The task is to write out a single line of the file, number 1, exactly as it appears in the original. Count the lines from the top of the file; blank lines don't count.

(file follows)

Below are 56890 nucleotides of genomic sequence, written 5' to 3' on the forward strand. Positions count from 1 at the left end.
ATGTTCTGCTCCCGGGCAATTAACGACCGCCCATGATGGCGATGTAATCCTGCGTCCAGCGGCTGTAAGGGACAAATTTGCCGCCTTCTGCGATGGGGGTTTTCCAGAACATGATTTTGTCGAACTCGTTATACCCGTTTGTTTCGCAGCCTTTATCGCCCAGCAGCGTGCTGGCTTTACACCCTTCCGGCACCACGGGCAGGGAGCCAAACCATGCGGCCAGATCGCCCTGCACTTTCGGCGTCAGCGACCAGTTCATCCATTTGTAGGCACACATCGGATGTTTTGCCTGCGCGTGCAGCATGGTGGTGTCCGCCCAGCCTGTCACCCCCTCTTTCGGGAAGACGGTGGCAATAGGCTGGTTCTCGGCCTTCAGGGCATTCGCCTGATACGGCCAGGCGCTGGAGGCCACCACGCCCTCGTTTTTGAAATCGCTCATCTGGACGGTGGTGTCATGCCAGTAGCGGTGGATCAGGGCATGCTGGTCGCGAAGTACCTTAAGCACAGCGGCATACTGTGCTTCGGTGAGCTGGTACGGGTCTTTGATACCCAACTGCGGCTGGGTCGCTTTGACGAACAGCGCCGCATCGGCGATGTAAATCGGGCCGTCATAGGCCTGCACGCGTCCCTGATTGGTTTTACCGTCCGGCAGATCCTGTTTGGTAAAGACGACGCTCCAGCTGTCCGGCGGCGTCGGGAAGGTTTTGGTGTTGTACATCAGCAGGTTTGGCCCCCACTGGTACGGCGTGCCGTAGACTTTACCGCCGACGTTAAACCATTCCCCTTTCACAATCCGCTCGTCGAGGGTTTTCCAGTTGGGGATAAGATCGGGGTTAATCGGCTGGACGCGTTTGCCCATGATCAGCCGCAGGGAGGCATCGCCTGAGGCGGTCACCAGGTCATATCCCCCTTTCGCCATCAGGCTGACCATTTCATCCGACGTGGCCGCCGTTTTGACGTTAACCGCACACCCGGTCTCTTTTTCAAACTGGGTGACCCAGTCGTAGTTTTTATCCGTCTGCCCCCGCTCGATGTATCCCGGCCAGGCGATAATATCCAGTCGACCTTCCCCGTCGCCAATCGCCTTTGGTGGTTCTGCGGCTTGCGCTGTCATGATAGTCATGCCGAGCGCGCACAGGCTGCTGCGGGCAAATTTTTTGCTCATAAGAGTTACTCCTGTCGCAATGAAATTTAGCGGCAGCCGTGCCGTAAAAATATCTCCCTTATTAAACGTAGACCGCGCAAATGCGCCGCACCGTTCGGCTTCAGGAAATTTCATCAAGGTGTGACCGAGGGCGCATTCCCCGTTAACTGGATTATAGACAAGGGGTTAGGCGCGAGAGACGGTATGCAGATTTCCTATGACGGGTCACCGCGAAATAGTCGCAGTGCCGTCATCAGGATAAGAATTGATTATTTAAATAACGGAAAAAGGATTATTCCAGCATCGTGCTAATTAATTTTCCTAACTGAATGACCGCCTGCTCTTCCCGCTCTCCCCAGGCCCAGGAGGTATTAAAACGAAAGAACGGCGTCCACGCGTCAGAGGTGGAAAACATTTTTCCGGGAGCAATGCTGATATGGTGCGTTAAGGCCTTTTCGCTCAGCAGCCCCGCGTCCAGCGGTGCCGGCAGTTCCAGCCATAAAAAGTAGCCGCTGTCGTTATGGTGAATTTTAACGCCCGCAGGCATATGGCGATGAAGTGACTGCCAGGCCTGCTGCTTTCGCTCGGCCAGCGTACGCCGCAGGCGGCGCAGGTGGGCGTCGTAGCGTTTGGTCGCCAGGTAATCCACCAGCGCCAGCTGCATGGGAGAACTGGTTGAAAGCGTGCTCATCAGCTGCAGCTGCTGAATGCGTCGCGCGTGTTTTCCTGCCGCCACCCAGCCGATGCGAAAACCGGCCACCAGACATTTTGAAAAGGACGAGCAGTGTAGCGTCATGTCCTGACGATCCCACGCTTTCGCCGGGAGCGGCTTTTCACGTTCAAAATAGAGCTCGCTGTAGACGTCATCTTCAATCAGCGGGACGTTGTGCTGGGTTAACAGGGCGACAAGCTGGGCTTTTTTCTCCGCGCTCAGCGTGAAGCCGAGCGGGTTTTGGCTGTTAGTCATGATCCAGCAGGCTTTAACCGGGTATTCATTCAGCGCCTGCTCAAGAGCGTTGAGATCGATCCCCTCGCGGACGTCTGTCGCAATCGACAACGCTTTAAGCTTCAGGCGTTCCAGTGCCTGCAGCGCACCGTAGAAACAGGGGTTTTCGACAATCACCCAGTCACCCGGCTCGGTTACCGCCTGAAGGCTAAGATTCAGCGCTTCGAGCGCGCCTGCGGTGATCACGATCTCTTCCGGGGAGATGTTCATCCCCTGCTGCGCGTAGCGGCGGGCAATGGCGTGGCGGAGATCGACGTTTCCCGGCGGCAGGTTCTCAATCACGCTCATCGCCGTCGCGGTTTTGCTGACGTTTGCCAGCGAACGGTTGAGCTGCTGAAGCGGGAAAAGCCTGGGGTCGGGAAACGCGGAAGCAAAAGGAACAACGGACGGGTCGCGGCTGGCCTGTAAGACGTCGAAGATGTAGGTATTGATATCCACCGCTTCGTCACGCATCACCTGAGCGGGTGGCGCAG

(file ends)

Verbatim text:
Below are 56890 nucleotides of genomic sequence, written 5' to 3' on the forward strand. Positions count from 1 at the left end.